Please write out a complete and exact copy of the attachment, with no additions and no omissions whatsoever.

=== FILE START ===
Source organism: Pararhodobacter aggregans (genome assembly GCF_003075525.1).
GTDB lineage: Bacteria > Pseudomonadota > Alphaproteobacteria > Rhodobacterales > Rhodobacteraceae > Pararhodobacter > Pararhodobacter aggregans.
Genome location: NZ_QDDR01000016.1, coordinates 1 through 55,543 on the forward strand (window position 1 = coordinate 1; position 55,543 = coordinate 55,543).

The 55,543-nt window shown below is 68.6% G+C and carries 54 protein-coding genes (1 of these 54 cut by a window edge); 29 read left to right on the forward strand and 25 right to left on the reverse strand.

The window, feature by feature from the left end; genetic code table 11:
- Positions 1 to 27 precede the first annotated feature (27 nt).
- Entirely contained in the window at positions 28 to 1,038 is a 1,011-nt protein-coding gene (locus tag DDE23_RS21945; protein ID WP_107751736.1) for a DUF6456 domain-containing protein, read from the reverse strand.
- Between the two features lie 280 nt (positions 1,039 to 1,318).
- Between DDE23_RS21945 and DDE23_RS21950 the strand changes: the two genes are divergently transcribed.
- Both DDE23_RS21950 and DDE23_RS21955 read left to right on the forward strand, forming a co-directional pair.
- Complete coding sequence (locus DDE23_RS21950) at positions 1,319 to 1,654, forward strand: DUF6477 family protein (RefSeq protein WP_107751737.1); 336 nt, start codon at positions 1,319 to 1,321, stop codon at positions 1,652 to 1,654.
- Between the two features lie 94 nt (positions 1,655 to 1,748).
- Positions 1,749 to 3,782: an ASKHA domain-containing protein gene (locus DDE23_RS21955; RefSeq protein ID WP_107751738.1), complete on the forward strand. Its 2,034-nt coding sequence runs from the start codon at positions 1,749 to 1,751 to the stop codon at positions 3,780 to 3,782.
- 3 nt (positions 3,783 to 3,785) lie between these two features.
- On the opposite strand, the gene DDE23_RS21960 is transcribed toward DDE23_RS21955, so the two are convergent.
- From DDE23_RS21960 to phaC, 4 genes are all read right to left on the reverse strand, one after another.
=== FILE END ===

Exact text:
Source organism: Pararhodobacter aggregans (genome assembly GCF_003075525.1).
GTDB lineage: Bacteria > Pseudomonadota > Alphaproteobacteria > Rhodobacterales > Rhodobacteraceae > Pararhodobacter > Pararhodobacter aggregans.
Genome location: NZ_QDDR01000016.1, coordinates 1 through 55,543 on the forward strand (window position 1 = coordinate 1; position 55,543 = coordinate 55,543).

The 55,543-nt window shown below is 68.6% G+C and carries 54 protein-coding genes (1 of these 54 cut by a window edge); 29 read left to right on the forward strand and 25 right to left on the reverse strand.

The window, feature by feature from the left end; genetic code table 11:
- Positions 1 to 27 precede the first annotated feature (27 nt).
- Entirely contained in the window at positions 28 to 1,038 is a 1,011-nt protein-coding gene (locus tag DDE23_RS21945; protein ID WP_107751736.1) for a DUF6456 domain-containing protein, read from the reverse strand.
- Between the two features lie 280 nt (positions 1,039 to 1,318).
- Between DDE23_RS21945 and DDE23_RS21950 the strand changes: the two genes are divergently transcribed.
- Both DDE23_RS21950 and DDE23_RS21955 read left to right on the forward strand, forming a co-directional pair.
- Complete coding sequence (locus DDE23_RS21950) at positions 1,319 to 1,654, forward strand: DUF6477 family protein (RefSeq protein WP_107751737.1); 336 nt, start codon at positions 1,319 to 1,321, stop codon at positions 1,652 to 1,654.
- Between the two features lie 94 nt (positions 1,655 to 1,748).
- Positions 1,749 to 3,782: an ASKHA domain-containing protein gene (locus DDE23_RS21955; RefSeq protein ID WP_107751738.1), complete on the forward strand. Its 2,034-nt coding sequence runs from the start codon at positions 1,749 to 1,751 to the stop codon at positions 3,780 to 3,782.
- 3 nt (positions 3,783 to 3,785) lie between these two features.
- On the opposite strand, the gene DDE23_RS21960 is transcribed toward DDE23_RS21955, so the two are convergent.
- From DDE23_RS21960 to phaC, 4 genes are all read right to left on the reverse strand, one after another.